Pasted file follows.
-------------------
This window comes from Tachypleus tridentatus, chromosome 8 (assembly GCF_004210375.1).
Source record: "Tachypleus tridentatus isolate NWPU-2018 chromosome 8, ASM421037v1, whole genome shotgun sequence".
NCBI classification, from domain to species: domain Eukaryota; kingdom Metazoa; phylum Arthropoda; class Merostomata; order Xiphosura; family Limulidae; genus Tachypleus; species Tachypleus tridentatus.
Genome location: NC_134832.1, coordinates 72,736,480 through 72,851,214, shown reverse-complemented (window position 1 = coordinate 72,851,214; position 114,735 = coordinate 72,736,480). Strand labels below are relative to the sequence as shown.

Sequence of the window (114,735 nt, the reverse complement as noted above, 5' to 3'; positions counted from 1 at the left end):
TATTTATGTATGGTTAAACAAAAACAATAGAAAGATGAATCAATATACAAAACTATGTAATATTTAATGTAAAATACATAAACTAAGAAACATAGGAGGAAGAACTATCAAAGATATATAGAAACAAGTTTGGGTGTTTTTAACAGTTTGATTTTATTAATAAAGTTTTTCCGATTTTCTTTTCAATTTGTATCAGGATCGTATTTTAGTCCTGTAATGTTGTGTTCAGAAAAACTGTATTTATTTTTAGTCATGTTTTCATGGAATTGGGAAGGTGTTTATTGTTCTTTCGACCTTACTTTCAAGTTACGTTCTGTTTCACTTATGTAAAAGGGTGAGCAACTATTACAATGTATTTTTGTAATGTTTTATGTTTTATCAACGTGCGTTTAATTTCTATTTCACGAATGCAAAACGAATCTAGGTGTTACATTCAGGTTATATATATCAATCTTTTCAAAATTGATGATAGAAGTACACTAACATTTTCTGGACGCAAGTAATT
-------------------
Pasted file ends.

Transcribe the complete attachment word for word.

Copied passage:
This window comes from Tachypleus tridentatus, chromosome 8 (assembly GCF_004210375.1).
Source record: "Tachypleus tridentatus isolate NWPU-2018 chromosome 8, ASM421037v1, whole genome shotgun sequence".
NCBI classification, from domain to species: domain Eukaryota; kingdom Metazoa; phylum Arthropoda; class Merostomata; order Xiphosura; family Limulidae; genus Tachypleus; species Tachypleus tridentatus.
Genome location: NC_134832.1, coordinates 72,736,480 through 72,851,214, shown reverse-complemented (window position 1 = coordinate 72,851,214; position 114,735 = coordinate 72,736,480). Strand labels below are relative to the sequence as shown.

Sequence of the window (114,735 nt, the reverse complement as noted above, 5' to 3'; positions counted from 1 at the left end):
TATTTATGTATGGTTAAACAAAAACAATAGAAAGATGAATCAATATACAAAACTATGTAATATTTAATGTAAAATACATAAACTAAGAAACATAGGAGGAAGAACTATCAAAGATATATAGAAACAAGTTTGGGTGTTTTTAACAGTTTGATTTTATTAATAAAGTTTTTCCGATTTTCTTTTCAATTTGTATCAGGATCGTATTTTAGTCCTGTAATGTTGTGTTCAGAAAAACTGTATTTATTTTTAGTCATGTTTTCATGGAATTGGGAAGGTGTTTATTGTTCTTTCGACCTTACTTTCAAGTTACGTTCTGTTTCACTTATGTAAAAGGGTGAGCAACTATTACAATGTATTTTTGTAATGTTTTATGTTTTATCAACGTGCGTTTAATTTCTATTTCACGAATGCAAAACGAATCTAGGTGTTACATTCAGGTTATATATATCAATCTTTTCAAAATTGATGATAGAAGTACACTAACATTTTCTGGACGCAAGTAATT